Saudi Arabia: Arrested At 14, Tortured, Now Faces Execution

Map of Saudi Arabia
44
days left to take action

On 27 October 2019, Abdullah al-Huwaiti was initially convicted to death by a Criminal Court in Tabuk on charges related to “gang formation and armed robbery of a jewellery story”, “the killing of a security officer intentionally and aggressively”, “robbery of gold” and “hiding the weapons used and the stolen gold.” On 10 November 2021, the Supreme Court overturned his death sentence and ordered a re-trial. On 2 March 2022, Abdullah al-Huwaiti was convicted on the same evidence and re-sentenced to death by the Criminal Court in Tabuk.

In the absence of transparent information around judicial processes in Saudi Arabia, particularly in death penalty cases, families only find out about the fate of their loved ones through the media. Amnesty International’s assessment of the Appeals Court’s decision to uphold the conviction and death sentence of Abdullah al-Huwaiti indicates he will be at imminent risk of execution as soon as the Supreme Court ratifies it, which could be at any moment, since families are not informed when the King ratifies death sentences at the final stage.

A Royal Order issued in 2020 announced an end to the use of the death penalty against people below the age of 18 at the time of the crime. However, the Royal Order does not extend to cases involving Saudi Arabia’s main counterterrorism law, the Penal Law for Crimes of Terrorism and its Financing (2017), and more generally hadd crimes (those with fixed and severe punishments) or crimes punishable by qesas (retribution-in-kind) under sharia law.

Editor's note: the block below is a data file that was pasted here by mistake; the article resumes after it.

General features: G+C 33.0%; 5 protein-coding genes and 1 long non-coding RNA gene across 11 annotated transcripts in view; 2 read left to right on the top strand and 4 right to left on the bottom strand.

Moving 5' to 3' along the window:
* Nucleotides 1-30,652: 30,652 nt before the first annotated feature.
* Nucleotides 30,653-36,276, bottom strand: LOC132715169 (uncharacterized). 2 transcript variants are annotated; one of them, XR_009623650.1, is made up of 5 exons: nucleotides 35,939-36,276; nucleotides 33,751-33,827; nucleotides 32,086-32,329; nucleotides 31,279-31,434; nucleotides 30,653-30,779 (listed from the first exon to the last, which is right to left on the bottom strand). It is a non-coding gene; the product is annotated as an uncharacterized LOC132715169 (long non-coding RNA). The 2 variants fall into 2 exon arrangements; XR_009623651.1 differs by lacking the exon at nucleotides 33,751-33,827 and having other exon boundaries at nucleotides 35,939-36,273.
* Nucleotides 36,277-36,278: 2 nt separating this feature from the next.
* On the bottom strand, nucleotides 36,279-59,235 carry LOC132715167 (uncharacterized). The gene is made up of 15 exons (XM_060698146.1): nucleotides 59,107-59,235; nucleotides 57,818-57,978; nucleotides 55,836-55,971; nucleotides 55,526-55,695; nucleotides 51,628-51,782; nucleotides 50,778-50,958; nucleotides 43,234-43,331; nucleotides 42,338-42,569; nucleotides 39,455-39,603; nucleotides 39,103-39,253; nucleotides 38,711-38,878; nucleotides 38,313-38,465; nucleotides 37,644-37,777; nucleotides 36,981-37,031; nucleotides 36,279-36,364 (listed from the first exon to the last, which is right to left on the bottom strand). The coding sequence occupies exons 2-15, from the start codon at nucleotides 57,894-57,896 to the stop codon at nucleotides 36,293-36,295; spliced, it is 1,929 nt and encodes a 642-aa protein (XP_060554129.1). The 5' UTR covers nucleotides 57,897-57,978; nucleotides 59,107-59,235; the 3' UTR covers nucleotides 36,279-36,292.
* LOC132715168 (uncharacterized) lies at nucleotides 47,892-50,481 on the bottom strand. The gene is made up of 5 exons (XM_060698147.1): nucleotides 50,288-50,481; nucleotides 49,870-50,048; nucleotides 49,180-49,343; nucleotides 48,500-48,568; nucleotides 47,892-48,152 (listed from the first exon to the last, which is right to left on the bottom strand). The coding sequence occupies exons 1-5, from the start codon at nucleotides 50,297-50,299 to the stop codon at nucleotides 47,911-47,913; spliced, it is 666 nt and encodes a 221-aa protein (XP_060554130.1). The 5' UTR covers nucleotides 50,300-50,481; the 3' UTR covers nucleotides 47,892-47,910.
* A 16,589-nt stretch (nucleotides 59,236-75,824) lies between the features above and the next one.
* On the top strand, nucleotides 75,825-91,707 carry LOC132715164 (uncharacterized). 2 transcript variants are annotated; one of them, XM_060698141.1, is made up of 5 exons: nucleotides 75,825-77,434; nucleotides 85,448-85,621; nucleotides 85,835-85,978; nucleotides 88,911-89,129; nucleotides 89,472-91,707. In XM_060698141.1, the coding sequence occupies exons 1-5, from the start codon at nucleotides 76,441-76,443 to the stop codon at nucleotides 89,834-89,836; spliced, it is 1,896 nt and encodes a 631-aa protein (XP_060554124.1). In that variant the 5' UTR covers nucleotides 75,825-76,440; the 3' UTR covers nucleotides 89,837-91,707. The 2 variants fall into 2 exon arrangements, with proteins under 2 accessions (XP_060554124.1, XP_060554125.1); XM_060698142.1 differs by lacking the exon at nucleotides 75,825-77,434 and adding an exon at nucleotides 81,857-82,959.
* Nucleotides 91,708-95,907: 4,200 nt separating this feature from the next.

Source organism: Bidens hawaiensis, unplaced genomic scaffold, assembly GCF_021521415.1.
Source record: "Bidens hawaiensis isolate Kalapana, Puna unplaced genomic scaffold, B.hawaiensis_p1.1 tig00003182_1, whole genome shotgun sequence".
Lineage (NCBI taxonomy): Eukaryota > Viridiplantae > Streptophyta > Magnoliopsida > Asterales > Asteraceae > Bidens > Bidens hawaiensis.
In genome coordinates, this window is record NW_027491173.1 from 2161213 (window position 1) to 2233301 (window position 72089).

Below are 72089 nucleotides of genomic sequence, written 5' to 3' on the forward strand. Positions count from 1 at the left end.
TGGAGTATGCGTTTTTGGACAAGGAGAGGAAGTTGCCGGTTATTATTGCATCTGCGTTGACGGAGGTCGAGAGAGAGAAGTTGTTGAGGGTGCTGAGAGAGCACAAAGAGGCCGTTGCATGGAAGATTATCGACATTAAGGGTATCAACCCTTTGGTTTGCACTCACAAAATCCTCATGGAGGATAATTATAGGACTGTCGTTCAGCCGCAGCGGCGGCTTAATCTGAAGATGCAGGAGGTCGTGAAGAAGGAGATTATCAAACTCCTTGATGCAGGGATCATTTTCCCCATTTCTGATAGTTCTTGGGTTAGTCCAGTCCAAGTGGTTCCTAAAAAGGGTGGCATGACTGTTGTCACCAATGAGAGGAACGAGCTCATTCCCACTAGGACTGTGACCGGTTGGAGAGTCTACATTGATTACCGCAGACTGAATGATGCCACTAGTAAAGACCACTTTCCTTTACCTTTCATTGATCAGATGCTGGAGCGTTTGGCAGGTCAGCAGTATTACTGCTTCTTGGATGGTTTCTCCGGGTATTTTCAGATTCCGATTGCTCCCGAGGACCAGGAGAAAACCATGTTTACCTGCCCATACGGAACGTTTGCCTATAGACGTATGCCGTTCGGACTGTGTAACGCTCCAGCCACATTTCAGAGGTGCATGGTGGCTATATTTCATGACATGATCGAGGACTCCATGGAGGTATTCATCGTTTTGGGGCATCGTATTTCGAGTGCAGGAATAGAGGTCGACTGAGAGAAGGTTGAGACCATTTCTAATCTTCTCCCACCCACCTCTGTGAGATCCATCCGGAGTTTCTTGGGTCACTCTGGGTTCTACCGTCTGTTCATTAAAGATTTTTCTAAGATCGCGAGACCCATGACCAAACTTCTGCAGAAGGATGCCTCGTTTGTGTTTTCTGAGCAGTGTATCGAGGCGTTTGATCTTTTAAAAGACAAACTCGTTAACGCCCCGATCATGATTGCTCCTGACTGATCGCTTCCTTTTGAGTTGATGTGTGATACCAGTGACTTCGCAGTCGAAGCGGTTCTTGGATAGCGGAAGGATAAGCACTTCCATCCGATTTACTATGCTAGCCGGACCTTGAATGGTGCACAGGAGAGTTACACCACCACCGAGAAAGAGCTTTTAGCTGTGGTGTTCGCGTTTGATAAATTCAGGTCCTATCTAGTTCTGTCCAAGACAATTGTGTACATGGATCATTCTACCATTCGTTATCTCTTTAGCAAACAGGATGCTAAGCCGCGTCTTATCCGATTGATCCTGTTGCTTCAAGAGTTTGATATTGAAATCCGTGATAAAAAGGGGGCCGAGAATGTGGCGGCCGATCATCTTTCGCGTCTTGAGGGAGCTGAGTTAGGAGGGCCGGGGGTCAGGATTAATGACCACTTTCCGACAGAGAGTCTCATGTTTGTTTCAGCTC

On 13 March 2022, Saudi Arabia’s Ministry of Interior announced the execution of 81 people, in a shocking mass execution of people who had been convicted of a wide range of offences, including “terrorism”-related crimes, murder, armed robbery and arms smuggling. A number of those executed were also convicted of offences such as “disrupting the social fabric and national cohesion” and “participating in and inciting sit-ins and protests” which describe acts that are protected by the rights of freedom of expression, peaceful assembly and association. 41 of those executed were from Saudi Arabia’s Shi’a minority.

In 2021, Amnesty International documented a sharp rise of 140% in executions carried out by the Saudi Arabian authorities, from 27 in 2020 to 65, including 1 woman. The rising executions trend continues into 2022, with 120 people executed so far between January and June 2022.

As of today, 144 countries have abolished the death penalty in law or practice. Amnesty International opposes the death penalty in all cases without exception regardless of the nature or circumstances of the crime; guilt, innocence or other characteristics of the individual; or the method used by the state to carry out the execution. The organization campaigns for total abolition of this cruel punishment.
 

Downloads
Download full UA in Word
Download full UA in PDF